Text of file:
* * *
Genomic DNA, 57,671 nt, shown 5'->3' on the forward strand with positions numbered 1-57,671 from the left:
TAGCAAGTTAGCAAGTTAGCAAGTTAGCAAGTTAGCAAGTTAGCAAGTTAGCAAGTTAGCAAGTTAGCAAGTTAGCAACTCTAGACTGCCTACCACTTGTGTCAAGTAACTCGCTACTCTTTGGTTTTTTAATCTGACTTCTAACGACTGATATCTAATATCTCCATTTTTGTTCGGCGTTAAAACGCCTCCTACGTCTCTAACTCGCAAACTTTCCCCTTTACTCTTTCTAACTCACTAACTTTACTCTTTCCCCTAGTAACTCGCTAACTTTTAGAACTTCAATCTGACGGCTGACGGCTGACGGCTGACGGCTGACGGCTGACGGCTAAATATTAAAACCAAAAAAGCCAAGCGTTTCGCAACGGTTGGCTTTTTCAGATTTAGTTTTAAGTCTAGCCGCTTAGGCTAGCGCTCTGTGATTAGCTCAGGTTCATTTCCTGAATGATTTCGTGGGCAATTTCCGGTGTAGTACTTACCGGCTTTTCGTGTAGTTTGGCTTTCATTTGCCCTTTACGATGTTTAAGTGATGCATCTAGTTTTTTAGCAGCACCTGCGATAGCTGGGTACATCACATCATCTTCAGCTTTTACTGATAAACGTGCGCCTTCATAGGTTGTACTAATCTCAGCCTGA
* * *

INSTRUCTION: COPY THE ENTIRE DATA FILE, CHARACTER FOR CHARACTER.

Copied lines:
Genomic DNA, 57,671 nt, shown 5'->3' on the forward strand with positions numbered 1-57,671 from the left:
TAGCAAGTTAGCAAGTTAGCAAGTTAGCAAGTTAGCAAGTTAGCAAGTTAGCAAGTTAGCAAGTTAGCAAGTTAGCAACTCTAGACTGCCTACCACTTGTGTCAAGTAACTCGCTACTCTTTGGTTTTTTAATCTGACTTCTAACGACTGATATCTAATATCTCCATTTTTGTTCGGCGTTAAAACGCCTCCTACGTCTCTAACTCGCAAACTTTCCCCTTTACTCTTTCTAACTCACTAACTTTACTCTTTCCCCTAGTAACTCGCTAACTTTTAGAACTTCAATCTGACGGCTGACGGCTGACGGCTGACGGCTGACGGCTGACGGCTAAATATTAAAACCAAAAAAGCCAAGCGTTTCGCAACGGTTGGCTTTTTCAGATTTAGTTTTAAGTCTAGCCGCTTAGGCTAGCGCTCTGTGATTAGCTCAGGTTCATTTCCTGAATGATTTCGTGGGCAATTTCCGGTGTAGTACTTACCGGCTTTTCGTGTAGTTTGGCTTTCATTTGCCCTTTACGATGTTTAAGTGATGCATCTAGTTTTTTAGCAGCACCTGCGATAGCTGGGTACATCACATCATCTTCAGCTTTTACTGATAAACGTGCGCCTTCATAGGTTGTACTAATCTCAGCCTGA